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Here's what I learned.

Econ Nerd Book Review: The Financial Diet by Chelsea Fagan

Listen, it’s no secret we’re hardcore BFFs with The Financial Diet. They epitomize all that is good and just about financial blogging for millennial women, and they were one of our early influences in creating BGR. Plus, we have a monthly syndication deal.

What I’m saying is, if you’re looking for an unbiased review of Chelsea Fagan and Lauren Ver Hage’s new book, The Financial Diet: A Total Beginner’s Guide to Getting Good with Money, based on their amazing website… you can fuck right off because this is not that review.

The Financial Diet The Book is a gorgeously designed, delightfully written boost of financial inspiration and motivation. Each chapter is a mix of personal narrative by Chelsea, interviews with experts, and super useful resources like checklists, recipes, and how-to guides.

While the website serves as an exhaustive resource for all financial topics under the sun, the book functions as a primer. It’s a shiny golden key to a mysterious door in the garden wall of all things #adulting and #girlboss.

Here’s what I learned.

The career lattice

Throughout the book, Chelsea refers to one’s career not as a ladder, but as a lattice. For while a ladder evokes the image of a straight path to the top, with no flexibility or room for deviation, a lattice is less rigid. It allows for unconventional career journeys. So, you know: reality.

Chelsea’s own path to financial solvency and career success was less straight shot and more long and winding road. Time and time again in this book, she not only gives the reader permission to make change and climb sideways on the lattice, but she provides forgiveness for the sideways steps they’ve made in the past.

And she does it all while bravely (and hilariously) revealing her own past.

Life is not an Instagram feed

Some of my favorite TFD articles are the ones where Chelsea and the staff rip societal norms a new one. Minimalism, an Instagram-worthy lifestyle, the bootstraps narrative, the latte factor… none are safe from their withering social commentary.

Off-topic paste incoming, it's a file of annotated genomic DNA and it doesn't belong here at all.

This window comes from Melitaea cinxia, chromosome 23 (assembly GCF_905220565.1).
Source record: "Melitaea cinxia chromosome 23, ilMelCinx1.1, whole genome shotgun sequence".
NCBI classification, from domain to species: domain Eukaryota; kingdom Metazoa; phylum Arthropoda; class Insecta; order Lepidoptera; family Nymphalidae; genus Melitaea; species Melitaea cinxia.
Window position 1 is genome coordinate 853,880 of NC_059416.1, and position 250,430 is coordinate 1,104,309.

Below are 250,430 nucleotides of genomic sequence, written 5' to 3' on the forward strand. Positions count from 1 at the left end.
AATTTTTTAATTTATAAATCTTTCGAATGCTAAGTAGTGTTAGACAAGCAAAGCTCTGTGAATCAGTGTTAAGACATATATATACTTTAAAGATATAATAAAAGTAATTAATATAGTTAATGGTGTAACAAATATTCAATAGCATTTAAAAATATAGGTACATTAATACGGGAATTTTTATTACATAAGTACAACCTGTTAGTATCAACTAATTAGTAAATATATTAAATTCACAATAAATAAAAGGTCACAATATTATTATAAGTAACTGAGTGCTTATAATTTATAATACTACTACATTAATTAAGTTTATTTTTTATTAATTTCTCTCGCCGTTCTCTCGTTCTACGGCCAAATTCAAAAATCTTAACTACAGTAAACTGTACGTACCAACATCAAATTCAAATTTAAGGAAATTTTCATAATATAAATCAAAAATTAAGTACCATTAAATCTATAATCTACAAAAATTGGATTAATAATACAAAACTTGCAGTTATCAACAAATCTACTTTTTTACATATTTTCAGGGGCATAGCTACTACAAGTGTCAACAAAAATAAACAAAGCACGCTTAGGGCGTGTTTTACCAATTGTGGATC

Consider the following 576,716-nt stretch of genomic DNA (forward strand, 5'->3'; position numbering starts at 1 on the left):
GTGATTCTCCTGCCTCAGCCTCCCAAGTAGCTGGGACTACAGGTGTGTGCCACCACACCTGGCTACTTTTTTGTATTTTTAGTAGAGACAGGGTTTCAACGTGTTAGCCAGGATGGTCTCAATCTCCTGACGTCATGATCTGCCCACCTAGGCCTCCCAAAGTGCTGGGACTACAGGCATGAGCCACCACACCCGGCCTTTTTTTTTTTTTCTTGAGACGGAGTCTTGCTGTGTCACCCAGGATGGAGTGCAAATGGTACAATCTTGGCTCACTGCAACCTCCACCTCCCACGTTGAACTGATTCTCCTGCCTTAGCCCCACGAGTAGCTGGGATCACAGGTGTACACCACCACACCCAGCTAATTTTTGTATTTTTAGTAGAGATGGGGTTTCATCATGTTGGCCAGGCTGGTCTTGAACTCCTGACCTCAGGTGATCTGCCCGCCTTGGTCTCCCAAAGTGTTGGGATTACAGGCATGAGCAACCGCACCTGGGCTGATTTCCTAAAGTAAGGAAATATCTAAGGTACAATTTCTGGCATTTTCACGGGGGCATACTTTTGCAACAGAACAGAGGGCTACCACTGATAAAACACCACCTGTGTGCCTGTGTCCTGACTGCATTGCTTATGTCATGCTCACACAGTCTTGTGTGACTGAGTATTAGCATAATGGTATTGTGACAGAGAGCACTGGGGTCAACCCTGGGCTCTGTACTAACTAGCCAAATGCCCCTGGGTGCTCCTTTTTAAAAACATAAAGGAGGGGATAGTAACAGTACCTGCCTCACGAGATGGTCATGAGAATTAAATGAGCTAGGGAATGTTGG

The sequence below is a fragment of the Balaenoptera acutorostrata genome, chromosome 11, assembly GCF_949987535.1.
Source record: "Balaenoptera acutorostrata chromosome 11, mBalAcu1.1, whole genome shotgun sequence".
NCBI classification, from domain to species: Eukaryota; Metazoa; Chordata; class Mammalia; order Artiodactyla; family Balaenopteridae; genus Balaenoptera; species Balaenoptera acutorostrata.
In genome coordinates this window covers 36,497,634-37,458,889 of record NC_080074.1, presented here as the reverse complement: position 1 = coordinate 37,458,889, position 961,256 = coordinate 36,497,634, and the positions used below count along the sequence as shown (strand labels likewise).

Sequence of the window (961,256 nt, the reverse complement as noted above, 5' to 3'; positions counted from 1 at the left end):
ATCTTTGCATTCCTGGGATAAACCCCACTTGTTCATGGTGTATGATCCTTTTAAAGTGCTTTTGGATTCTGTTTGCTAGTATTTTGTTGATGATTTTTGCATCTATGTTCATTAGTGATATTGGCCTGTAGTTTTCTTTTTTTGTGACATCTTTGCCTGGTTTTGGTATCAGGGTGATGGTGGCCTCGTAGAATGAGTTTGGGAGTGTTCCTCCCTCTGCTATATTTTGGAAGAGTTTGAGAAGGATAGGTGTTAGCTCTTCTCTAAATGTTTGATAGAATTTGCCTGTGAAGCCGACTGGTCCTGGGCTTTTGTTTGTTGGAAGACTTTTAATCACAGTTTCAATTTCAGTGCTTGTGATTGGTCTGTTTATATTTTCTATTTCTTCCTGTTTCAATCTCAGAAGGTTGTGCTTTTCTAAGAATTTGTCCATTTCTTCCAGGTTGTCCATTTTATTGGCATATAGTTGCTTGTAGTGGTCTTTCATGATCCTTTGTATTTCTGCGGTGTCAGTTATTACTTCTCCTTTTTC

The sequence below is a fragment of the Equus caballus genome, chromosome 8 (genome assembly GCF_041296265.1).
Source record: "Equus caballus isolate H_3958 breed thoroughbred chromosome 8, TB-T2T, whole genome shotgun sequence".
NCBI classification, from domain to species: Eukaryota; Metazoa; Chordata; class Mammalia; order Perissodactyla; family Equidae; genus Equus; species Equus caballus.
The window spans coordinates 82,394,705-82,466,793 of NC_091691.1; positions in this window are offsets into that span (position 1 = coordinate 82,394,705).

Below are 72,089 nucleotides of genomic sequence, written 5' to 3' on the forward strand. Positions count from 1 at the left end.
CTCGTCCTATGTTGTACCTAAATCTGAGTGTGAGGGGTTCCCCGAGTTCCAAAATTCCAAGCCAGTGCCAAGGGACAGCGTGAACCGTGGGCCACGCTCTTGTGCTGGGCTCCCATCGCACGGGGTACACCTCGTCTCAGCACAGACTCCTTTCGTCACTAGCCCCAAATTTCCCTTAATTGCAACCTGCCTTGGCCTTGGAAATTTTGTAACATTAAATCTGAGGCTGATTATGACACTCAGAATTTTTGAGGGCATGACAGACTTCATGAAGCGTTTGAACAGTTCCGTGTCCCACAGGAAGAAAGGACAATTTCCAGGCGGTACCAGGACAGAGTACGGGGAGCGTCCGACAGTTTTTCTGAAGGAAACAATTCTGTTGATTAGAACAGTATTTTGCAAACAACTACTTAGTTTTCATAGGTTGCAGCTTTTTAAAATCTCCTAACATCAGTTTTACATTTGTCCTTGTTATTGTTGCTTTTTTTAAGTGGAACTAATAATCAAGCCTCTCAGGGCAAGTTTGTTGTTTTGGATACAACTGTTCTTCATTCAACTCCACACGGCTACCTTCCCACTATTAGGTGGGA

So I was pleased to find that the book is no different. TFD The Book ain’t got no time for Instagrammable, aspirational foolishness. Life is a practical challenge to be dealt with, not a perfectly plated brunch to be hashtagged and thrown up on social media to disguise all your shortcomings and inspire feelings of inadequacy in your peers.

Pictured here: definitely not reality.

Question the photo-perfect lifestyle of capsule wardrobes and white-on-white-on-white décor. For appearances are deceiving and probably have nothing to do with real financial health.

No shame, no blame

It wouldn’t be TFD if it wasn’t speckled with self-deprecating humor. Some real knee-slappers in here, kids!

Through her own brutal self-examination, Chelsea shows the reader that it’s ok to fuck up from time to time. Spending money on gawdawful curtains and oppressive blue paint (really gurl what were you thinking?) and skating by at work instead of working to advance your career prospects are both mistakes… but that’s ok.

Learn from your mistakes. Own them. Maybe even laugh at them. And then move on. The giant credit card bill you racked up on brunches does not define you, nor does it determine your future financial success. The job you quit because you were bored does not mean you won’t have another chance to prove yourself a responsible and dedicated employee at a better job later on.

The official Bitches Get Riches seal of approval

Some jokes never get old.

A friend caught me reading the book a few days ago. She commented, “Ugh, I’ve fallen off the budgeting bandwagon. My finances are slipping into disarray and I’m not sure how to fix things. Will this book help?”

Yes. It most certainly will. And not just in the way you think.

For while the book is jam-packed with useful tools and information for getting your finances on track, its real value is something less tangible. The Financial Diet succeeds at making money management as accessible as it is enjoyable, as welcoming as it is forgiving. This is not the dry and judgmental screed of a career financier raining condescension and shame down upon the novice who has made a few stumbles along the way.

Instead, The Financial Diet is your best girlfriend, sitting you down over ice cream and surprisingly delicious box wine to say “We’ve all been there. And it’s not too late to make a change.”

To get yourself a copy of TFD The Book, head over to their main site for many fine purchasing options. Tell them I sent you.

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